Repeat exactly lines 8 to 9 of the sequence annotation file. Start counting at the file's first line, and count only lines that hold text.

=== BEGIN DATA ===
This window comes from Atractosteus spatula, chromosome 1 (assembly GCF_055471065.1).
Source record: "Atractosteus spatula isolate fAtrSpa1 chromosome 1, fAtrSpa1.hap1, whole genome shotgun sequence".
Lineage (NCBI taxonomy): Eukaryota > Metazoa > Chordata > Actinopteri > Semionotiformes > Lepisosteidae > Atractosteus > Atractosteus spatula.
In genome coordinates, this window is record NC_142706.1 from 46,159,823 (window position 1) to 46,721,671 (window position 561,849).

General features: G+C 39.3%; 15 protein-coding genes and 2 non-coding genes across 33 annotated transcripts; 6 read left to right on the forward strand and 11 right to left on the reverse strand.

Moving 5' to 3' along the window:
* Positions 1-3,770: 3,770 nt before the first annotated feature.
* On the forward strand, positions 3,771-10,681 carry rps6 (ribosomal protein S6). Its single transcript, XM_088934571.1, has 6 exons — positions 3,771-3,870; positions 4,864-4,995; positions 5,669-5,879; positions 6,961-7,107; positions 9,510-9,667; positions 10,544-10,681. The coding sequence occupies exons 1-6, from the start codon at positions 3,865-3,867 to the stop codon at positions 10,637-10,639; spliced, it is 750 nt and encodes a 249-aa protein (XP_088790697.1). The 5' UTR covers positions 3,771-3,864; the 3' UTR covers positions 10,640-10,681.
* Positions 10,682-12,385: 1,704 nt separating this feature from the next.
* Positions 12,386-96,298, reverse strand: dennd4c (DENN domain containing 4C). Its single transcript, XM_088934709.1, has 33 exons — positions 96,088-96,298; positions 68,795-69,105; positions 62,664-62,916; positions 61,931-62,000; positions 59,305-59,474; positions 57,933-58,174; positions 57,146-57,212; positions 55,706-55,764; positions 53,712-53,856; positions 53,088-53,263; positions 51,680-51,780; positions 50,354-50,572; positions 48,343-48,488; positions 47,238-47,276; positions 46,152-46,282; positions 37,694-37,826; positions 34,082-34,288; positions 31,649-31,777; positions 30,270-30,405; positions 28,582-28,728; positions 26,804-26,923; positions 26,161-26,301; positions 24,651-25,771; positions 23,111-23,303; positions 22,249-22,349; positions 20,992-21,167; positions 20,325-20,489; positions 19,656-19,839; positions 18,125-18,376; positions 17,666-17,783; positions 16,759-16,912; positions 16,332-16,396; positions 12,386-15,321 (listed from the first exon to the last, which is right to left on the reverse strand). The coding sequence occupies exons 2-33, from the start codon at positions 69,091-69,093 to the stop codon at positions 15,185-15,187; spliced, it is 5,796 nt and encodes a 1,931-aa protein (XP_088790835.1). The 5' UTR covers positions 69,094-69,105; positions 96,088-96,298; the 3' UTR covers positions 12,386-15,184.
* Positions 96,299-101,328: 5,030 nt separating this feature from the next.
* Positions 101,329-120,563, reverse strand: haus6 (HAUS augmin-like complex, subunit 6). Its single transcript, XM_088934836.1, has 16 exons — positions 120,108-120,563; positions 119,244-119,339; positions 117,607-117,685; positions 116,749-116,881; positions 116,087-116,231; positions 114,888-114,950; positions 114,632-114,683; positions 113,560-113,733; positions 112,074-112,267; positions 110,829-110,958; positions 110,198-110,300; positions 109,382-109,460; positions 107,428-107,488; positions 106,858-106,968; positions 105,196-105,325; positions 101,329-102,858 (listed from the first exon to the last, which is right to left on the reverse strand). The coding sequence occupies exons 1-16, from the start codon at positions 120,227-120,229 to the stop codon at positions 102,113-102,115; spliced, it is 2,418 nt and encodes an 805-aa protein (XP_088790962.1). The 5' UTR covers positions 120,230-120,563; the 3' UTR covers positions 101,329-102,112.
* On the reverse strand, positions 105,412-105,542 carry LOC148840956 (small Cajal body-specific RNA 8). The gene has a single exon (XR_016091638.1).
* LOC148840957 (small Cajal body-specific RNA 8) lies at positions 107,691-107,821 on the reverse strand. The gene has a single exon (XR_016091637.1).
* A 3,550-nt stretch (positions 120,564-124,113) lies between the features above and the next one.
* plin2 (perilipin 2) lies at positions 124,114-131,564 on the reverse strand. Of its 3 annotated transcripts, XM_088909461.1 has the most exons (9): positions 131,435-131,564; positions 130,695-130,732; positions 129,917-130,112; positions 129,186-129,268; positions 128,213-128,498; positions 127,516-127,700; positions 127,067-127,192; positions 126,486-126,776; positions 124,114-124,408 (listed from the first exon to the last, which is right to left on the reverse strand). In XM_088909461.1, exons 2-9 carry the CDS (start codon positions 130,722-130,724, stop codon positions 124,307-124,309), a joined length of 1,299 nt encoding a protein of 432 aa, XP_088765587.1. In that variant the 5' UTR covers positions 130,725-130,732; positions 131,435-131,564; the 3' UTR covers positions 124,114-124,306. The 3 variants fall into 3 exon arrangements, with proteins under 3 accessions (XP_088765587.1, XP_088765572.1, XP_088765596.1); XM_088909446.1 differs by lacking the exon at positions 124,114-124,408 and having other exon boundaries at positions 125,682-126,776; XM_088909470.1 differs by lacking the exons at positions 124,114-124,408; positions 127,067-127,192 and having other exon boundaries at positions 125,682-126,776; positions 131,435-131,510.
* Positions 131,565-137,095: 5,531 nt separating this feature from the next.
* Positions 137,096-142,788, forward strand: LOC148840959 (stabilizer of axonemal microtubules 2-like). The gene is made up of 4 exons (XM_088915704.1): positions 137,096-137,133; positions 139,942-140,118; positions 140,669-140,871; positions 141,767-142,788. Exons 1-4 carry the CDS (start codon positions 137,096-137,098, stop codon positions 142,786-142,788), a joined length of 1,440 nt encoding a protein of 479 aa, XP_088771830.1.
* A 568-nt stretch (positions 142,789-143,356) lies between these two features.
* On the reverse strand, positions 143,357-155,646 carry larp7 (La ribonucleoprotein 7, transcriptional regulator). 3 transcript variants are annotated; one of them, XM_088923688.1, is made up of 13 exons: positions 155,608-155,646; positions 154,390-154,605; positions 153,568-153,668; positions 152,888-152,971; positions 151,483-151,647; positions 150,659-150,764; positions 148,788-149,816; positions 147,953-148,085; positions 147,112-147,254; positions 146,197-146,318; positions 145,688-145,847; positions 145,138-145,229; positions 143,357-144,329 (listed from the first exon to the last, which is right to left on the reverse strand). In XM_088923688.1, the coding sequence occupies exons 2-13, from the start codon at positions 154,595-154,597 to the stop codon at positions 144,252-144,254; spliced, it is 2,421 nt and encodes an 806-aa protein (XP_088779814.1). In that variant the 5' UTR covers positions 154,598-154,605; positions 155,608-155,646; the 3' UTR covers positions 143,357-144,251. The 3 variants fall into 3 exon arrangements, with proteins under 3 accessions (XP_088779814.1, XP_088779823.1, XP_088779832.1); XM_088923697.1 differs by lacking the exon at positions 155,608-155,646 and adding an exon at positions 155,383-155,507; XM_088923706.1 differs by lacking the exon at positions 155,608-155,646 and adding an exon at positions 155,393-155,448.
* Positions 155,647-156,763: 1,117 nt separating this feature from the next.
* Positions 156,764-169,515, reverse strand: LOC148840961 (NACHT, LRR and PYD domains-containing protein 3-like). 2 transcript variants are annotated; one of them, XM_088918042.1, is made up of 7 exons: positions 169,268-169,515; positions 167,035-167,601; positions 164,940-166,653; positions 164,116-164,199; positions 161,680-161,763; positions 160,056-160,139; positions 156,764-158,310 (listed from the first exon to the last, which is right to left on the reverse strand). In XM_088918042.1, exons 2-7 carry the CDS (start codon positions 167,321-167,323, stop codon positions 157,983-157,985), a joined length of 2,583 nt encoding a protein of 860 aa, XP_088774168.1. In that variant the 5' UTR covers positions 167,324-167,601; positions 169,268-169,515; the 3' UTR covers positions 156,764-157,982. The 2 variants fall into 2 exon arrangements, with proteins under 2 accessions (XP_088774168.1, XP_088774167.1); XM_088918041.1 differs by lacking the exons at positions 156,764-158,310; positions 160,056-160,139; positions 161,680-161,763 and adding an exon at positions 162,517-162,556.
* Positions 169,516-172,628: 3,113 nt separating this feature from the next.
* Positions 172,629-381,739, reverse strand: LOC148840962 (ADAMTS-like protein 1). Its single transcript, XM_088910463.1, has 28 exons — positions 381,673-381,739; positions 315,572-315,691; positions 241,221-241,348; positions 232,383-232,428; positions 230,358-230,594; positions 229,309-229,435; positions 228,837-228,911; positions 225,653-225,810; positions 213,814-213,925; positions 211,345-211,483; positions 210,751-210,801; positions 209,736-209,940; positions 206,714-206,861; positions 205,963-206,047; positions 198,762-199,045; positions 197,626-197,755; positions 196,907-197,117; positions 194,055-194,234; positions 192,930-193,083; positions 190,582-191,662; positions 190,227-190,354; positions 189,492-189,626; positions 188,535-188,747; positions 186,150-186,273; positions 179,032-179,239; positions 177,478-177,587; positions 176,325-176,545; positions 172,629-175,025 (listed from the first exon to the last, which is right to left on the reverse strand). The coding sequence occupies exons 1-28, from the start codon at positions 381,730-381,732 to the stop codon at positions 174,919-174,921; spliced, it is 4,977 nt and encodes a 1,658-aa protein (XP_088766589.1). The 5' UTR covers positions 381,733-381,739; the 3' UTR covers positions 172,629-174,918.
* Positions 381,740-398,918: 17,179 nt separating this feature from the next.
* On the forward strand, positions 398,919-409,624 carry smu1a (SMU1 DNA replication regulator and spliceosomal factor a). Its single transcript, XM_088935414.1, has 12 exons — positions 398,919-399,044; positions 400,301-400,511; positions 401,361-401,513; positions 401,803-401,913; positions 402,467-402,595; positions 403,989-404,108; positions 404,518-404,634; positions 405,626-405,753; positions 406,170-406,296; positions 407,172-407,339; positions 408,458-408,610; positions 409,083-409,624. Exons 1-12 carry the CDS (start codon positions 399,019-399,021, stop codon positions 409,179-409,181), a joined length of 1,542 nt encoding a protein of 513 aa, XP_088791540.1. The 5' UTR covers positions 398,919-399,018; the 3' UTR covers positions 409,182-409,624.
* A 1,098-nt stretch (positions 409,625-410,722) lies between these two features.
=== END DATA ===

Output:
* On the forward strand, positions 3,771-10,681 carry rps6 (ribosomal protein S6). Its single transcript, XM_088934571.1, has 6 exons — positions 3,771-3,870; positions 4,864-4,995; positions 5,669-5,879; positions 6,961-7,107; positions 9,510-9,667; positions 10,544-10,681. The coding sequence occupies exons 1-6, from the start codon at positions 3,865-3,867 to the stop codon at positions 10,637-10,639; spliced, it is 750 nt and encodes a 249-aa protein (XP_088790697.1). The 5' UTR covers positions 3,771-3,864; the 3' UTR covers positions 10,640-10,681.
* Positions 10,682-12,385: 1,704 nt separating this feature from the next.